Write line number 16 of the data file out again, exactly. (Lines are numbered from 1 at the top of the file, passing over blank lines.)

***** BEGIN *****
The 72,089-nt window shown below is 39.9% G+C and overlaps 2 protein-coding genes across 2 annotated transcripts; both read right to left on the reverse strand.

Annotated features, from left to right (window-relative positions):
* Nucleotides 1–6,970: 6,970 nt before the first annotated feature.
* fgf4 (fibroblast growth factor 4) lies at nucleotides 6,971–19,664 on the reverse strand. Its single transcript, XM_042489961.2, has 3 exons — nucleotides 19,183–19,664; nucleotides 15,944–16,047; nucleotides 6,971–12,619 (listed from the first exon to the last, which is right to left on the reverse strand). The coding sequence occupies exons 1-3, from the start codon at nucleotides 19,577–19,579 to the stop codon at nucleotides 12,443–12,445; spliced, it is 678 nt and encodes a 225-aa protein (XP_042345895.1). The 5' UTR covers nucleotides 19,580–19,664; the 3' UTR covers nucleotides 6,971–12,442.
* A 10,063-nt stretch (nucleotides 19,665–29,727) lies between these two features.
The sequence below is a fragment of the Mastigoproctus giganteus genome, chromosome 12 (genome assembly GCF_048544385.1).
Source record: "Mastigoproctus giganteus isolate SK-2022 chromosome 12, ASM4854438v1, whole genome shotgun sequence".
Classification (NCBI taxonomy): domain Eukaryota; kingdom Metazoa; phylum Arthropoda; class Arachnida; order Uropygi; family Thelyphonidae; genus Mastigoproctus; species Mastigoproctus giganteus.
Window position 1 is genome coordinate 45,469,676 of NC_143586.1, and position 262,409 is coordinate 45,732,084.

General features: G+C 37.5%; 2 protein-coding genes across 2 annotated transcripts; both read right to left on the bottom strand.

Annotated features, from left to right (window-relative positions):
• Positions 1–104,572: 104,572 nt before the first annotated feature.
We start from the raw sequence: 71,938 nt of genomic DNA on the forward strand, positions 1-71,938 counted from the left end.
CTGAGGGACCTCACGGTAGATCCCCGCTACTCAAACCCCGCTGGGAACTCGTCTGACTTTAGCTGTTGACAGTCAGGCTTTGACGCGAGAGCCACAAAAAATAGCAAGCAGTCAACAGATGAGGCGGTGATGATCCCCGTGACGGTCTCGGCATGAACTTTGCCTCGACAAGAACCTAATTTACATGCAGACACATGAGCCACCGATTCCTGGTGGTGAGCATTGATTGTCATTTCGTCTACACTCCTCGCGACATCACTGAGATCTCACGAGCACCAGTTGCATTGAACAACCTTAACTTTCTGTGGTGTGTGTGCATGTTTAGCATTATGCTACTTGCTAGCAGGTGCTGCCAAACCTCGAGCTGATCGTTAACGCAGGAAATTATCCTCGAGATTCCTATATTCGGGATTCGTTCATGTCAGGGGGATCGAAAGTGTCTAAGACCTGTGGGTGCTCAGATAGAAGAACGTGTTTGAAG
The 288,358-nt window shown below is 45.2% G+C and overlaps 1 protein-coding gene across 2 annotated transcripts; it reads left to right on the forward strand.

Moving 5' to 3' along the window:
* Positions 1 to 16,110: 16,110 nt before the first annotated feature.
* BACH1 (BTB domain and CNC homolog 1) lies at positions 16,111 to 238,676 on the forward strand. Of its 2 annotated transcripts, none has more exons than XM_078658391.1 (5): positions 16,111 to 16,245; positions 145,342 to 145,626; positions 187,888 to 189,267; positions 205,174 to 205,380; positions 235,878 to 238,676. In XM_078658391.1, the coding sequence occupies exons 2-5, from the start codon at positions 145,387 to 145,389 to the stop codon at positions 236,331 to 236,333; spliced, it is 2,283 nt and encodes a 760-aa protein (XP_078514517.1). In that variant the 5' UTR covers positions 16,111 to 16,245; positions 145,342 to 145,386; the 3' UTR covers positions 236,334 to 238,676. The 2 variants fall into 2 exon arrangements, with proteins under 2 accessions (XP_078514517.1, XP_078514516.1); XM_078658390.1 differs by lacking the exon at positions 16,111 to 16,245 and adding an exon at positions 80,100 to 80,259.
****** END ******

Moving 5' to 3' along the window: